|Table 2: Some natural chemopreventive agents, their source, preclinical, and clinical studies|
Click here to view
|Table 3: Restriction of different types of tobacco-induced carcinogenesis by (I) tea/tea polyphenols, (II) chirata extract/amarogentin, and (III) clove extract/eugenol|
Click here to view
Tea is a widely consumed beverage produced from dried leaf of C. sinensis and has been extensively studied for its cancer-preventive activity., Depending on tea processing/oxidation, different types of tea are available, among them green tea and black tea are studied extensively and used widely. The catechins are major active constituents of green tea, including (−)-epigallocatechin-3-gallate, (−)-epigallocatechin, (−)-epicatechin-3-gallate, and (−)-epicatechin., Among them, EGCG is the most potent, and much of the anticarcinogenic effect of green tea is predominantly credited to it., During manufacture of black tea, some catechins are oxidized to TFs (TF, TF-3-gallate, TF-3′-gallate, and TF-3-3′-digallate) and thearubigins., Although green tea is best studied for its health benefits including cancer chemopreventive effects, emerging data are showing that black tea and its polyphenols such as TF may possess similar health-promoting attributes and cancer preventive effects.,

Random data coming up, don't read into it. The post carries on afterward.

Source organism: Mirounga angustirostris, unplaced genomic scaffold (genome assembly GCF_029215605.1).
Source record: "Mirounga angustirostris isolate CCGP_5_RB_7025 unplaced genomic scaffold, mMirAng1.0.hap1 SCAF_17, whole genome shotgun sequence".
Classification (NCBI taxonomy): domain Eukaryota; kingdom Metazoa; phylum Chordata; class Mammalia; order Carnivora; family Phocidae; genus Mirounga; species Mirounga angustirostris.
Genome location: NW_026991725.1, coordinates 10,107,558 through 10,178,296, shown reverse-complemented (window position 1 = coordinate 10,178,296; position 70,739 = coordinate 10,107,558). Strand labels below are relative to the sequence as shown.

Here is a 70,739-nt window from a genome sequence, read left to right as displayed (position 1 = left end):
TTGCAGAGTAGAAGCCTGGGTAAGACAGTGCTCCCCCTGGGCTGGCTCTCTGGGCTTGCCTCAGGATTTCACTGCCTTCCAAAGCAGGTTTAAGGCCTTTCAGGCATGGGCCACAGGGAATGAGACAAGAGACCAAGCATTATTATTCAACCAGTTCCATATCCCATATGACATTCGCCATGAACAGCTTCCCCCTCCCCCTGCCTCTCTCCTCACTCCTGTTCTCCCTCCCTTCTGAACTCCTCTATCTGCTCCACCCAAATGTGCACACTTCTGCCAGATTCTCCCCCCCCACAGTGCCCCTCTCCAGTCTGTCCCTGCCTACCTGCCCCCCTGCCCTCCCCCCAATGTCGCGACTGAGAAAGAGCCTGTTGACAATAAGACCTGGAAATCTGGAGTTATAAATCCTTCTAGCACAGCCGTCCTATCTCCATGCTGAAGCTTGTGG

In population-based studies, it was evident that regular use of black tea (≥4 cups) could reduce tobacco-associated ROS generation and DNA damage in oral epithelium of normal individual., Similarly, different epidemiological studies suggested that daily tea habit might prevent the risk of different human cancers such as stomach cancer, esophageal cancer, breast cancer, pancreatic, ovarian, prostate, and lung cancers associated with tobacco/alcohol habit., In animal models, the first demonstration of chemopreventive effect of tea was evident on mouse skin carcinogenesis. Later, it was evident that both pretreatment, continuous administration, or treatment at post- initiation stages of tea infusion and/ its active polyphenols, i.e., EGCG and TF through mainly oral route or through intraperitoneal or topical administration could restrict progression of different tobacco-induced carcinogenesis such as 7,12-dimethylbenz[a]anthracene (DMBA)-induced mouse skin carcinogenesis, azoxymethane-induced rat colon carcinogenesis, benzo[a]pyrene-induced mouse lung carcinogenesis, and NDEA-induced mouse tongue and liver carcinogenesis at premalignant stages [Table 3]. Similar pattern of chemoprevention was also evident in other organs also [Table 3]. These studies showed that the tea polyphenols could restrict the tobacco-associated carcinogenesis by serving as antioxidant and inducing detoxification system, inhibiting CD44 positive stem cell population and their self-renewal Wnt and Hedgehog pathways, inhibiting cell cycle, cell signaling, and angiogenesis, inducing apoptosis, and facilitating epigenetic modifications along with modulating spliceosomal UsnRNA metabolism [Table 3]. Few studies reported that green tea polyphenols could differentially prevent the multiorgan carcinogenesis in different organs induced by either NDEA alone or in combination with different other carcinogens [Table 3]. Very recent study of our own revealed that both of the components can restrict multiorgan carcinogenesis simultaneously in tongue and liver induced by oral administration of NDEA at early premalignant lesions. However, at the same doses, no toxic effects were seen in normal cells. But, how the tea polyphenols could regulate multiple biological activities and signaling pathways at a time during chemoprevention is not known clearly. It was evident that the tea polyphenols could modulate membrane organization by interacting lipid raft protein, thereby regulating multiple ligand-receptor-mediated signaling., The structure of the polyphenols is responsible for their stability, antioxidant activity as well as binding to nucleic acids and proteins.,, This binding might regulate chromatin modification, posttranscription, and translational modifications as well as regulate activity of multiple enzymes and signaling molecules as evident in different experimental models.,, In addition, tea polyphenols could regulate the activity of DNA methyltransferases (DNMT1 and DNMT3A), histone acetyltransferase, topoisomerase II histone deacetylases (HDAC1 and HDAC3), and telomerase reverse transcriptase gene resulting epigenetic modifications of multiple genes and regulation of cellular replicative potential.,,,,,, As a result, tea polyphenols activate the body's detoxification metabolism and inhibit proliferation and survival of tumor-initiating clone/stem cells to be in early premalignant stages to restrict the carcinogenesis in body's multiple organs.